Whitetopper Staff Picks: Week One

What We Watched

“If you’ve heard of Julie and the Phantoms, you might be wondering why a college student is reviewing a G-rated Netflix show that features a ghost boy band. While the show was clearly made for a younger generation, fans of early 2000s children’s television should check it out. When a boy band from the 90s dies – yes, they die, but it is handled in a kid friendly way – and comes back in 2020 as ghosts, our main character Julie is shocked to find that she is the only one who can see them. Over the course of nine, thirty-minute episodes Julie and the boys form a band and experience troubling plot twists in ways that will take you right back to the shows you loved as a kid. The show is also a musical of sorts. Kenny Ortega, director of High School Musical and Descendents, is the director of the show. Just as in the two aforementioned films, Ortega works musical breaks into Julie in ways you will hate to love when you are humming the show’s songs in your head for days. Many college students today are filled with nostalgia for the types of shows they watched as kids, but they find that new children’s shows simply aren’t as good. Julie is the perfect solution. The show is cheesy in all the right ways, but as a Netflix show it discusses things like death and LGBTQ+ representation that many main children’s networks will not. If a college student was looking for a show reminiscent of what they grew up on but with a little added maturity, Julie and the Phantoms is the perfect choice.”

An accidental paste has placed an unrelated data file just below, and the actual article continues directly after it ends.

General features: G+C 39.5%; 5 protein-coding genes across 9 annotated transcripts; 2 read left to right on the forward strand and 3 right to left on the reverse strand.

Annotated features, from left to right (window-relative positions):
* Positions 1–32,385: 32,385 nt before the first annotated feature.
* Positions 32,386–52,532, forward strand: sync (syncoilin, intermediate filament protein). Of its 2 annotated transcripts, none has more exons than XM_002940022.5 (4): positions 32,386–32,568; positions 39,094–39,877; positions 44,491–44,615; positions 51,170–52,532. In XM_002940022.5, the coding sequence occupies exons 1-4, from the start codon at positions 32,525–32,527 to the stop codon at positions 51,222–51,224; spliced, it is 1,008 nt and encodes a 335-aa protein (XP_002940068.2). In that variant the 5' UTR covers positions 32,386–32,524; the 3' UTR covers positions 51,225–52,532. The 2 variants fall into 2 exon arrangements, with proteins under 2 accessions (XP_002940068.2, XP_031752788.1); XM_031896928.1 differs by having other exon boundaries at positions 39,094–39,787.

ーAlexa Shockley, Managing Editor

What We Listened To

“I have been listening to podcasts for awhile now, but the one I tune into the most is the Last Podcast on the Left. The show started in 2011 and has been running consistently for nine years. The show is hosted by Henry Zabrowski, Marcus Parks, and Ben Kissel, who have created the Last Podcast network that has 14 more shows in its roster. Last Podcast on the Left covers true crime, mysteries, aliens, cryptids, and just about everything spooky. There are over 400 episodes available to listen to, so you can start just about anywhere. Some episodes I recommend are the Bonny and Clyde three part series and the Belle Gunness two part series. It’s the perfect podcast to listen to since we’re gearing up for Halloween in the next month. If true crime is not your thing, the Last Podcast network has plenty of other shows not centered around crime for you to listen to. The show is a Spotify exclusive, but you can listen to it for free on the app.”
ーMadison Brown, Arts & Life Section Editor

“This month, I had a chance to listen to an EP entitled “Write Out Loud.” It was created by Taylor Louderman, a musical theater actress; John, a piano accompanist; and Matt Rodin, a music producer, in 2019. While these three handled the production aspect of the music, the songs were all actually written by five separate young musical theater artists who submitted their work into the “Write Out Loud” contest and won! Additionally, each song is sung by a different Broadway performer. I listened to one of the songs, “Android Ashley,” a while ago when it was first released. I kept meaning to get around to listening to the full EP, but just recently was able to finish all of the songs. All of them were amazing; I was very impressed! The lyrics have such depth and really portray an accurate description of what life is like for a young person in today’s society. I have to say, “Android Ashley” is still my favorite; it’s just so catchy! It’s very inspiring to see people around my age create such wonderful songs, and I really hope another version of this project is released sometime in the future. I highly recommend everyone go check it out!”
一Katie Bolling, News and Arts & Life Writer

What We Read